Covid-19 and annual leave
Can we cancel booked annual leave?
If you’ve already approved leave, you can retract approval by giving at least twice the length of notice as the period of leave that has been booked (e.g. ten days’ notice for five days’ leave). However, you will need to exercise caution and be sensitive to individual circumstances. Normally an employee might ask to be compensated for cancelling travel plans. In the context of Covid-19, they might have made plans to use their leave to take on childcare or other caring duties. Cancelling leave at short notice could be a breach of the implied term of mutual trust and confidence allowing the worker to resign and claim constructive dismissal.
Can we make staff carry forward annual leave into the next leave year?
Working Time Directive leave (that’s the first four weeks’ of statutory entitlement) must be taken in the year it accrues so you can’t compel (or agree to allow) staff to carry over that portion of leave.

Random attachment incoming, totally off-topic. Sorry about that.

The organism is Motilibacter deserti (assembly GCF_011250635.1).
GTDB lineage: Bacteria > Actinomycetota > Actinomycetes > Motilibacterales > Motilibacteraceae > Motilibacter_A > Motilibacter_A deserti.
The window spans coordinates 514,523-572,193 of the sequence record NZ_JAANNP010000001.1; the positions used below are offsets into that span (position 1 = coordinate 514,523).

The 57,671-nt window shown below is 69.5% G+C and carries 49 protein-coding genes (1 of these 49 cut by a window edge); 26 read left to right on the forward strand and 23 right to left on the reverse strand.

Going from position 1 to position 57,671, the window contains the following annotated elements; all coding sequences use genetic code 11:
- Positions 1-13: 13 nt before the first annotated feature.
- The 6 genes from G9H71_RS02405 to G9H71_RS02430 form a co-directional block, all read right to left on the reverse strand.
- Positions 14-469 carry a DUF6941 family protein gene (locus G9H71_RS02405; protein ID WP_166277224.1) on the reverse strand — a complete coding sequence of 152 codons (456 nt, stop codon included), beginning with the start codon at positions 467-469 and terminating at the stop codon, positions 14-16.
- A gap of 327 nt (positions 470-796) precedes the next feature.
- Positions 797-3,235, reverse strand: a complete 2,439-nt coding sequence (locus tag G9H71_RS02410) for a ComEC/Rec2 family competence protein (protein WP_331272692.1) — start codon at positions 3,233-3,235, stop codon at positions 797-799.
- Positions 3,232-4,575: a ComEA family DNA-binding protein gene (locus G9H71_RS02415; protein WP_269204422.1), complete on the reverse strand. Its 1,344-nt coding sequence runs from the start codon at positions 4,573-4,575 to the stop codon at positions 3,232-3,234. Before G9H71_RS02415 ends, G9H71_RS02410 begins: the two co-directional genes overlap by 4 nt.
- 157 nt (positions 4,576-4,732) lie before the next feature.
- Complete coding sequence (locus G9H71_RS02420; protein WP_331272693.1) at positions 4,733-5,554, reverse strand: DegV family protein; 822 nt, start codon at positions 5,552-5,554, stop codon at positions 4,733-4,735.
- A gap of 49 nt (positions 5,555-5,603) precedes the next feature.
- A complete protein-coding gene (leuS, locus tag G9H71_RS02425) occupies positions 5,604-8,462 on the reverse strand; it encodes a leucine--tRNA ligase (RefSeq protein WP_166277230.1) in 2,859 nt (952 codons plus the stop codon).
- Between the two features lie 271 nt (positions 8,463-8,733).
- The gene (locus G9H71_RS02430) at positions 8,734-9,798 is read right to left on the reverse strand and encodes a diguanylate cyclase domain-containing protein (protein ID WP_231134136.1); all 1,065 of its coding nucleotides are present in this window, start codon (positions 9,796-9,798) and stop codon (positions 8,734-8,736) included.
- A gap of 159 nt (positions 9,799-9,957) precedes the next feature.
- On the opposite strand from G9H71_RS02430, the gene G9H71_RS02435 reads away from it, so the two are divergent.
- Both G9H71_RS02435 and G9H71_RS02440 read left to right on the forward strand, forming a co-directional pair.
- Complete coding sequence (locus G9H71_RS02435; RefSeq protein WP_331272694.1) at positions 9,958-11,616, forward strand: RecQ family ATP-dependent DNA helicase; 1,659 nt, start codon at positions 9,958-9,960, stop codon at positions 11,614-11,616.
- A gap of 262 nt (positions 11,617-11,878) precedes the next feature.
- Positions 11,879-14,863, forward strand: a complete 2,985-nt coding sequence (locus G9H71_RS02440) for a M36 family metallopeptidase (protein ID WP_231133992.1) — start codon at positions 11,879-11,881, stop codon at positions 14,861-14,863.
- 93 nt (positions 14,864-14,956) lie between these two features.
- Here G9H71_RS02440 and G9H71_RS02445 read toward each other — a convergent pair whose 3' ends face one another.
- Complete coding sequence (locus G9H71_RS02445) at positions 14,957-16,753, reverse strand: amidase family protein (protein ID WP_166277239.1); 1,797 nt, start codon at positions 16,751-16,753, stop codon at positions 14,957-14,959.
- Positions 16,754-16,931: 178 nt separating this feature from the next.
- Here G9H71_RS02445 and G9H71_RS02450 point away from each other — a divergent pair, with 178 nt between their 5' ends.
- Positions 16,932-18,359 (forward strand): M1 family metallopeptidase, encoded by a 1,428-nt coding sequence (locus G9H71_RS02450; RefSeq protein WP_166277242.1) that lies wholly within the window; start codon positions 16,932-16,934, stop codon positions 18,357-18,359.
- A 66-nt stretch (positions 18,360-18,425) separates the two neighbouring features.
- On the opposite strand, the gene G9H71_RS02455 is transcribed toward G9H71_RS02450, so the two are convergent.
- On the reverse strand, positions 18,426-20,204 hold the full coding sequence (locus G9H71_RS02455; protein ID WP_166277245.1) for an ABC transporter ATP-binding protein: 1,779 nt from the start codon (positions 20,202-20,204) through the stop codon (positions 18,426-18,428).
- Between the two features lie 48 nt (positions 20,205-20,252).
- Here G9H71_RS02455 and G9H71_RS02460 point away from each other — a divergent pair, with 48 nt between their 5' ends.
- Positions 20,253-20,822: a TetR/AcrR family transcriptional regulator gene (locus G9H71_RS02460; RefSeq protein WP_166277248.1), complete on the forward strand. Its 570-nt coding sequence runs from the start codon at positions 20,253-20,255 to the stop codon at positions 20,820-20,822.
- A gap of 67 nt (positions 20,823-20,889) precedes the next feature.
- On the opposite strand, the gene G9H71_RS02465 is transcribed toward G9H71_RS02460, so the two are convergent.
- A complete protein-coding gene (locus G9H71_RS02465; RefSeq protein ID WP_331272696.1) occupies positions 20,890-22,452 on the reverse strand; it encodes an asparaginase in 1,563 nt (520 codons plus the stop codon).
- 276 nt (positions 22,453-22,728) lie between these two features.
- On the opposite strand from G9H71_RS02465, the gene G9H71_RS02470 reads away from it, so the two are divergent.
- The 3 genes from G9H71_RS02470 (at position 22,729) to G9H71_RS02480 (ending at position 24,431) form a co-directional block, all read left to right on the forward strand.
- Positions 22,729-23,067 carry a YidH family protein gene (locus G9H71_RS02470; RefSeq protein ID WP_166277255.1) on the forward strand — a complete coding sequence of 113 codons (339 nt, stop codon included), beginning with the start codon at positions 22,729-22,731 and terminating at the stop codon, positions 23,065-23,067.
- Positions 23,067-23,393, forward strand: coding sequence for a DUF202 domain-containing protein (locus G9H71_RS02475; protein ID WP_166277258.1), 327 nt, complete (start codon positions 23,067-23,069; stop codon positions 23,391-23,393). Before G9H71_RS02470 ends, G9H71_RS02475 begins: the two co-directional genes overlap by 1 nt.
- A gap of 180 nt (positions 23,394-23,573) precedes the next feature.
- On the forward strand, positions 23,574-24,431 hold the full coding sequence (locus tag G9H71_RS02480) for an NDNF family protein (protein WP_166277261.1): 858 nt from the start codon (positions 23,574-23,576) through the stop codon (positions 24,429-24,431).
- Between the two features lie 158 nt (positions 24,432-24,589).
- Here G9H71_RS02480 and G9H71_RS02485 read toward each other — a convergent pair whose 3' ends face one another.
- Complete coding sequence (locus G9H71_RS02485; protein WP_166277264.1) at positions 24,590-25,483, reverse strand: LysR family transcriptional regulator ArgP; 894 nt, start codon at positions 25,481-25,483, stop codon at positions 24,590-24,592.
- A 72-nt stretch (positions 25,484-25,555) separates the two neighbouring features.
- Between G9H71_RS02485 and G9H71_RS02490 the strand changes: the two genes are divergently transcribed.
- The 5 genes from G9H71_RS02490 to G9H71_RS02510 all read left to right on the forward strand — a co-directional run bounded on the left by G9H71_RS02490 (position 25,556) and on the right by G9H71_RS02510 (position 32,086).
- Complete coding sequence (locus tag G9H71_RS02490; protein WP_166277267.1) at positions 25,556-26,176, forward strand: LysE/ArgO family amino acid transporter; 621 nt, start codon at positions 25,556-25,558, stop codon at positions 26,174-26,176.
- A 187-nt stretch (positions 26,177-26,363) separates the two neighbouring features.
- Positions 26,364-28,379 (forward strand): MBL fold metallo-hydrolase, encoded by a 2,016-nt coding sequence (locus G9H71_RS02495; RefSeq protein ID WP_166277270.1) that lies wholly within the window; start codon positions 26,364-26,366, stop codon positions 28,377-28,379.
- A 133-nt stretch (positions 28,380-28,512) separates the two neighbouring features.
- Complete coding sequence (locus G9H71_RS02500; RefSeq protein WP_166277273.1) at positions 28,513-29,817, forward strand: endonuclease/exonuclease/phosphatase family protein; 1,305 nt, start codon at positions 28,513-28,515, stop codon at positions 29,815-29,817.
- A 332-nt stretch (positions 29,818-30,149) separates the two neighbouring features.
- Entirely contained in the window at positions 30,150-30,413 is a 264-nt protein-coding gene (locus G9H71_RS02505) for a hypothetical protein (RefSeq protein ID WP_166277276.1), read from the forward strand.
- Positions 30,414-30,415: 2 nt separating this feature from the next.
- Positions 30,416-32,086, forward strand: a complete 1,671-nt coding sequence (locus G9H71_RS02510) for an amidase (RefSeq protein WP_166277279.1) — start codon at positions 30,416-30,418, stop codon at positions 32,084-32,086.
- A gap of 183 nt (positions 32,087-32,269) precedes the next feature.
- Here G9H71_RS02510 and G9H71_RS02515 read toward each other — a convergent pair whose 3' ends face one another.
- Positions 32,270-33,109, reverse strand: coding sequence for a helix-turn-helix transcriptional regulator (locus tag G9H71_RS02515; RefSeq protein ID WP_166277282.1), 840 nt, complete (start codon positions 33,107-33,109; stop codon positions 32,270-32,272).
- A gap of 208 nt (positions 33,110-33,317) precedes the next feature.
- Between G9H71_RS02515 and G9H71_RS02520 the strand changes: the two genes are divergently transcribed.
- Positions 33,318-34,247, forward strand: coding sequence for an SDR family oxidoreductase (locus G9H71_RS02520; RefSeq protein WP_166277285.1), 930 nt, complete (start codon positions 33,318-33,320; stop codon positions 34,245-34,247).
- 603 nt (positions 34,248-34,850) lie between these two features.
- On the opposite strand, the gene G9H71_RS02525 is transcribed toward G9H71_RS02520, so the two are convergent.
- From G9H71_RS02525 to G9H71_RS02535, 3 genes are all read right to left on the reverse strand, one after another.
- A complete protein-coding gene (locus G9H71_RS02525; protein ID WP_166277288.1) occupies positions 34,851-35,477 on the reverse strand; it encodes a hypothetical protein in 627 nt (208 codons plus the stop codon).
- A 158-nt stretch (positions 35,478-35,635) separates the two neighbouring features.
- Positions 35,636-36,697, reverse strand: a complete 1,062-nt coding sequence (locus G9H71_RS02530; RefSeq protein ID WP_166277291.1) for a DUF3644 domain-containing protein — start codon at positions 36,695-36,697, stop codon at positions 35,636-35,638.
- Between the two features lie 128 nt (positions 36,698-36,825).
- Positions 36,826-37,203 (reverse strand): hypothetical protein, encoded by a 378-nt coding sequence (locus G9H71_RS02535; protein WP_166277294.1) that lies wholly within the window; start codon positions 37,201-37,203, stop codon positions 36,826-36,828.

You could agree with staff that they will carry over the portion of their leave entitlement that accrues under the Working Time Regulations (the remaining 1.6 weeks’ of statutory entitlement).
If they are entitled to contractual holiday over and above 5.6 weeks’ statutory holiday, you could by agreement (either under the contract or by separate express agreement) arrange for it to be carried over.
Can we force staff to take holiday?
Yes, you can make them take statutory holiday as long as you give notice of at least twice the length of the period of leave that the worker is being ordered to take (e.g. ten days’ notice for five days’ leave). In relation to contractual holiday (anything over and above the statutory minimum), you would need to refer to the employment contract and any applicable policies.
In these difficult times, separate from the legal points set out above, it’s important to take a pragmatic approach to these issues. If possible, try to agree a consistent and reasonable approach with staff in relation to annual leave.
We can help you with legal questions impacting your practice as a result of Covid-19 or the practice generally. Call one of our experts or use our free helpline below.